I’m Sorry You’re Missing This

I’m sitting here, basically in shock. Shock of the ignorance of people, wondering if it ever has an end. 

I’ll start by saying that I love my job (well, loved).

I thrive in that chaos. I love new and challenging things.

I feel like my life has been one giant challenge since August 17th, 2010 – the day my daughter was born.

It definitely started off pretty quickly. They had us stay in the hospital for two days after I gave birth to her.

The evening I brought her home, she just wouldn’t stop spitting up. Excessively.

She ended up having Colic.

Fast forward, then we have asthma.

Then she was allergic to soy.

Next she had to have surgery at three months to remove a cyst on her little head.

Her pediatrician realized her head wasn’t growing much, so sent us off to a specialist.

She had a CT Scan at 6 months. Microcephaly, but not to the point where she would need to surgically have spacers inserted into her skull (Thank God). 

Shortly after that, we started realizing she was physically behind. Then came the in home therapy. 

We’ve continued on this path, in my brain, since she was just two days old.

Jump ahead, she’s now 9 years old, nonverbal, autism. She’s been to two different geneticists, and they can’t pinpoint what she has, they just think it’s some kind of genetic syndrome on top of autism.

We do everything we can to help her, always have, always will.

Honestly she’s doing wonderful. 

We’ve had our fair share of rude comments, stares, etc. (haven’t we all?).

Today I had one that really caught me off guard…From someone that I not only considered a friend, but also my employer.

They’ve been BEGGING us to move to rural Montana.

Pulling out all the stops, offering everything they could to help her. Found a somewhat local private school specifically for kids with learning disabilities, which they offered to pay for. But this place was exactly what we feared for our daughter.

As if they’d let her slip through the cracks. Not push her enough. Not focus on her enough. Shorter weeks, no typical peer interaction.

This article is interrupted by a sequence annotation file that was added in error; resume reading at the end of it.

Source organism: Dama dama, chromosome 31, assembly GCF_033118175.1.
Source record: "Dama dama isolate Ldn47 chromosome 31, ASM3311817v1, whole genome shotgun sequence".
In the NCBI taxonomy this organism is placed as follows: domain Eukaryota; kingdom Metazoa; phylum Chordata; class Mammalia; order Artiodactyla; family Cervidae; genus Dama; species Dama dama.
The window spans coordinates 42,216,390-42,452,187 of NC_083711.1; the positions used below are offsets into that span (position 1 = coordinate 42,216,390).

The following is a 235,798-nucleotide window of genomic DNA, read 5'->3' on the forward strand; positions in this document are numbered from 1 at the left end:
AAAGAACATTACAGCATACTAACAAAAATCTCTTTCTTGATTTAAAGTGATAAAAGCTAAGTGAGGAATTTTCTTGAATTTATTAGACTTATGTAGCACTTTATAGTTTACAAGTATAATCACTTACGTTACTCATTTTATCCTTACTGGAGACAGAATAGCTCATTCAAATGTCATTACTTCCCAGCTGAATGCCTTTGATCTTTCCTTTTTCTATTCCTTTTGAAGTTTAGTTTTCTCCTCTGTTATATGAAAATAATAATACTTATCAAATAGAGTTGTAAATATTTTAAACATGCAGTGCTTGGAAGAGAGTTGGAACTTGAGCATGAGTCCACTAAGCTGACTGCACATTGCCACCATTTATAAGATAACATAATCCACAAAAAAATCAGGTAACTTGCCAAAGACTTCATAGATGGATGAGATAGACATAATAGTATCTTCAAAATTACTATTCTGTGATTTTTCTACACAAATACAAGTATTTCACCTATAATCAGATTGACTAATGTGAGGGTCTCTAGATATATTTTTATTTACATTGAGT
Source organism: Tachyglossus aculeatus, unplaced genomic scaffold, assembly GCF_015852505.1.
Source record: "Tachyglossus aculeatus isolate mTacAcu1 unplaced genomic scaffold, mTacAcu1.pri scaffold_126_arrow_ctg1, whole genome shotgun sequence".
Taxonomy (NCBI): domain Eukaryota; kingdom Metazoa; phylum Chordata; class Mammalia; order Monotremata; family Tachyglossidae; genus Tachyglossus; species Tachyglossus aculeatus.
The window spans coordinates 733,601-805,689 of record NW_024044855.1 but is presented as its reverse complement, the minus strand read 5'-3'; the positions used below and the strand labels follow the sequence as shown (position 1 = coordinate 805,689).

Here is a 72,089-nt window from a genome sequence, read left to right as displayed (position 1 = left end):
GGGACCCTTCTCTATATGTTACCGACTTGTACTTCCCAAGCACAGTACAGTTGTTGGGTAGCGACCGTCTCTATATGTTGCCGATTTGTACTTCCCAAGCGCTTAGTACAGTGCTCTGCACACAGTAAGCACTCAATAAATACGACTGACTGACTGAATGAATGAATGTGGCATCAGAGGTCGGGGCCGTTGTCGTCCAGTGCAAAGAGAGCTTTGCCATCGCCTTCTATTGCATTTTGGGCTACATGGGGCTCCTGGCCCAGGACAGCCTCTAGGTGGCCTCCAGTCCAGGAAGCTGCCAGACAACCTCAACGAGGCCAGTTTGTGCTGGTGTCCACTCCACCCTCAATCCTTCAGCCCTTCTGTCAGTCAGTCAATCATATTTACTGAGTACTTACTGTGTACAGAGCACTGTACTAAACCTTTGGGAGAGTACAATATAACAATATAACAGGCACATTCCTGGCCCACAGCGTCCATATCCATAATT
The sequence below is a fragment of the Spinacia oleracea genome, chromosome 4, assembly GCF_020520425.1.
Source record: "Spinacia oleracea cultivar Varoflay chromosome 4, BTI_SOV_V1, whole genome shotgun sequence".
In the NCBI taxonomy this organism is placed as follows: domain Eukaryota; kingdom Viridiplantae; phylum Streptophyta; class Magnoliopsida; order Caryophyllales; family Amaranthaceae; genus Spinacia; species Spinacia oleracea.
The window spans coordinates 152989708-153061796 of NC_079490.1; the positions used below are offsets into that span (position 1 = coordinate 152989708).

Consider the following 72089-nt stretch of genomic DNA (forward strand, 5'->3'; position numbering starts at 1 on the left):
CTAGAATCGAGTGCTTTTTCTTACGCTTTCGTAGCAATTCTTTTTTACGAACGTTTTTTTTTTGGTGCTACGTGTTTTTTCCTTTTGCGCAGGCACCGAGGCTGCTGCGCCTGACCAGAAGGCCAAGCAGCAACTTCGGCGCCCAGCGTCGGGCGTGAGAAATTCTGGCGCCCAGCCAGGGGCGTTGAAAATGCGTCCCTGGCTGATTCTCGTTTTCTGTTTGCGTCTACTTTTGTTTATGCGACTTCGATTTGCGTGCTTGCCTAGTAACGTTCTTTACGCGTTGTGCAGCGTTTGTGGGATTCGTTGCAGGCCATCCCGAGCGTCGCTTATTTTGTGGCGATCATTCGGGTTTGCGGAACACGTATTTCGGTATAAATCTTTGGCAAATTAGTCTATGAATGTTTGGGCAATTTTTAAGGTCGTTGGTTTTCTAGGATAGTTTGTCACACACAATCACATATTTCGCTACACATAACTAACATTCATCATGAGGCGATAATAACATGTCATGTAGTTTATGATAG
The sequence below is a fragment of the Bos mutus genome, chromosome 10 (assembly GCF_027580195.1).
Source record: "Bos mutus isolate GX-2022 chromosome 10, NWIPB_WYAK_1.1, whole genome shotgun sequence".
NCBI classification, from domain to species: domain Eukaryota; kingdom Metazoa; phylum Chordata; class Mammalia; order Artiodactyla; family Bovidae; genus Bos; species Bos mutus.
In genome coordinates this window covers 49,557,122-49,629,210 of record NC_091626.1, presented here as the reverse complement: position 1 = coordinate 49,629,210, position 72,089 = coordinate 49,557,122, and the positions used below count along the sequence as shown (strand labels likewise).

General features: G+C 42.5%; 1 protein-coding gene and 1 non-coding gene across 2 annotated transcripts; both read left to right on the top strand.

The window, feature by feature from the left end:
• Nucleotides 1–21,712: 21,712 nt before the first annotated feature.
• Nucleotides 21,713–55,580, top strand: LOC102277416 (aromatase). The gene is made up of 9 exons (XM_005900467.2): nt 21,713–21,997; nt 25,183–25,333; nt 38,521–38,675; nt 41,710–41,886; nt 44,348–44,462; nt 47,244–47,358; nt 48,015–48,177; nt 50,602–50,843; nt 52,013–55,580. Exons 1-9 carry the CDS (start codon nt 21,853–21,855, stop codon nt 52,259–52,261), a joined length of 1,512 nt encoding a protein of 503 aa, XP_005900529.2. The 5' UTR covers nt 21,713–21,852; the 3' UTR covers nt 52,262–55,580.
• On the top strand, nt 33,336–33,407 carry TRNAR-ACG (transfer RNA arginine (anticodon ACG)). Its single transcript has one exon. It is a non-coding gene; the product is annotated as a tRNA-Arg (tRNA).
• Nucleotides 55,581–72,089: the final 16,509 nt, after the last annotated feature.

So I declined the opportunity. 

Today, I received a call pushing me into making a decision of when we were moving. I let them know we still had things to figure out with our daughter.

She came first.

His exact response was, “I know you really want your child to be normal, but she just isn’t. I know you thought that school sounded ‘hippie dippy’, but it’s probably what’s best for her. I think you’re expecting too much from the public school system. Come on, she doesn’t even talk…”

At that point, I had to hang up. I was livid.

As if you’re suggesting not only that my child’s education is not as important, or that she isn’t as intelligent, just because she functions differently, and doesn’t “speak” in the typical sense.

She uses an iPad to talk. She perfectly understands everything you’re saying.

She tested her grade level (3rd) in Math last year. She would never say anything to hurt anyone, would never do anything to hurt anyone.

She’s an amazing big sister – she can take some abuse from her two year old brother and not complain or retaliate.

She cleans up after herself, even when the “typical” kids around her don’t. She’s an amazing swimmer, and completely self-taught. 

I had to take some time to calm down.

I’ve had people say things off-hand without thinking, and immediately apologize.

I’ve had strangers stare, make rude comments. When it’s someone you’re in close contact with, that’s spent time with your child, it just hits you differently.

Now I just feel sorry for that man.

That he’s so small-minded, my daughter seems less to him. This girl blows me away, day after day, year after year.

I’m sorry for anyone that isn’t around to see just what she’s capable of, because I guarantee it’s going to be amazing to see. 

Written by, An Anonymous Mother

Finding Cooper’s Voice accepts guest posts from writers who choose to stay anonymous. I do this because so many of these topics are hard to talk about. The writers are worried about being shamed. They are worried about being judged. As a writer and mother I totally get it. But I also understand the importance of telling our stories. And this will ALWAYS be a safe place to do it.

Interested in writing for Finding Cooper’s Voice? LEARN MORE

Finding Cooper’s Voice is a safe, humorous, caring and honest place where you can celebrate the unique challenges of parenting a special needs child. Because you’re never alone in the struggles you face. And once you find your people, your allies, your village….all the challenges and struggles will seem just a little bit easier. Welcome to our journey. You can also follow us on Facebook, subscribe for exclusive videos, and subscribe to our newsletter.

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Finding Cooper's Voice is a safe, humorous, caring and honest place where you can celebrate the unique challenges of parenting a special needs child. Because you're never alone in the struggles you face. And once you find your people, your allies, your village....all the challenges and struggles will seem just a little bit easier. Welcome to my page!

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